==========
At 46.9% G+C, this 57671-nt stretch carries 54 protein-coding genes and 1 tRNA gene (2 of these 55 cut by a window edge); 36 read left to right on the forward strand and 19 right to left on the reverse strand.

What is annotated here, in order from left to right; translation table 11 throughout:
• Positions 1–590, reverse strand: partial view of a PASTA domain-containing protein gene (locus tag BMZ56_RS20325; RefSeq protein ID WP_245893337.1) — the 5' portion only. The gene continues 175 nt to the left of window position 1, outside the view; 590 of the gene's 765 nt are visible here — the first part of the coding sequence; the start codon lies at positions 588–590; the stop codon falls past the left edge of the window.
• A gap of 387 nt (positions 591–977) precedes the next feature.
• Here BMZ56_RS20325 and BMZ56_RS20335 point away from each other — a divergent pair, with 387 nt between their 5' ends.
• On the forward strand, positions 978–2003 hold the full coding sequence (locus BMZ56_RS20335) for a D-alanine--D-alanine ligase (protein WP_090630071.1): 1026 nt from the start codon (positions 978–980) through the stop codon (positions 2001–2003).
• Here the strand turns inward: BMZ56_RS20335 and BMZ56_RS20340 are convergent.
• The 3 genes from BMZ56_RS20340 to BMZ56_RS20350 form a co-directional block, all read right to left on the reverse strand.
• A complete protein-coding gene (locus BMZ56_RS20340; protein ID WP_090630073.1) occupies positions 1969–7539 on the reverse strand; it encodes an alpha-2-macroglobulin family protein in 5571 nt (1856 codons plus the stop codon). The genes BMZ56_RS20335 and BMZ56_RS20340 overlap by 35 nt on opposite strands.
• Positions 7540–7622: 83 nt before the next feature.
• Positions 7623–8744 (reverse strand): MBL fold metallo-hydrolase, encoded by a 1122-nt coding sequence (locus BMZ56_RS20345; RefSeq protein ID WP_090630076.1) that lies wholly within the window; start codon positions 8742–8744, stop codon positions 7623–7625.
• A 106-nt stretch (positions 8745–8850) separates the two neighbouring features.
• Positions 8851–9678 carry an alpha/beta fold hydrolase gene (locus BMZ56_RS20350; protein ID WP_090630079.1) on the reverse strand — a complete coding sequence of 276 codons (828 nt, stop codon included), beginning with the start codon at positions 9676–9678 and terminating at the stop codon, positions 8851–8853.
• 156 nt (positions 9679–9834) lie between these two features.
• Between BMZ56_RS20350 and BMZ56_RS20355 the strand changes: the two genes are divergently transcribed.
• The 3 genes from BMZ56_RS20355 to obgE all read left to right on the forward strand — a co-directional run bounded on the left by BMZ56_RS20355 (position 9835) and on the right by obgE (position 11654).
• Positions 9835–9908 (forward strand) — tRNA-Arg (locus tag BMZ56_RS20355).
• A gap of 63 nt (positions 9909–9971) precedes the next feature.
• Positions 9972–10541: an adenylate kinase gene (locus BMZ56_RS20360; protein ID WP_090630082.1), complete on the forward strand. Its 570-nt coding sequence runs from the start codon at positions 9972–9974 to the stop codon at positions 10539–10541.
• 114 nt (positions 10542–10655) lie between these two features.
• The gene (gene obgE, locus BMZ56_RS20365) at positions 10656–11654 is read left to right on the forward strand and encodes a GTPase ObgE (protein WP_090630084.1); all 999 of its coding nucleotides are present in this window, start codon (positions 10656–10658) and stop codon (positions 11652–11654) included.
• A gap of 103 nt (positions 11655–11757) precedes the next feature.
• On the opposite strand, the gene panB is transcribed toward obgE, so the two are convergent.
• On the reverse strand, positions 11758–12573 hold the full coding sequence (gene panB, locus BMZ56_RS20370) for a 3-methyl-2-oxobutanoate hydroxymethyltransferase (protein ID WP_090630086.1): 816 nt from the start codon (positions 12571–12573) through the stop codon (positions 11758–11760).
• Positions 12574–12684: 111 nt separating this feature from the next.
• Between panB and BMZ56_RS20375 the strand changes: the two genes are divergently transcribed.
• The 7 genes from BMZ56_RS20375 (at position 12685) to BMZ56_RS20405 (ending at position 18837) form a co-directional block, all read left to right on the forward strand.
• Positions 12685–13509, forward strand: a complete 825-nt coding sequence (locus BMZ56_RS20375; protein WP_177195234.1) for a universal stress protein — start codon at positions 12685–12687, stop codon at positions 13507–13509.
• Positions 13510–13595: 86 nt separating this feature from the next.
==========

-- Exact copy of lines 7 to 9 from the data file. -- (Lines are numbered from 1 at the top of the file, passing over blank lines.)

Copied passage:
• Here the strand turns inward: BMZ56_RS20335 and BMZ56_RS20340 are convergent.
• The 3 genes from BMZ56_RS20340 to BMZ56_RS20350 form a co-directional block, all read right to left on the reverse strand.
• A complete protein-coding gene (locus BMZ56_RS20340; protein ID WP_090630073.1) occupies positions 1969–7539 on the reverse strand; it encodes an alpha-2-macroglobulin family protein in 5571 nt (1856 codons plus the stop codon). The genes BMZ56_RS20335 and BMZ56_RS20340 overlap by 35 nt on opposite strands.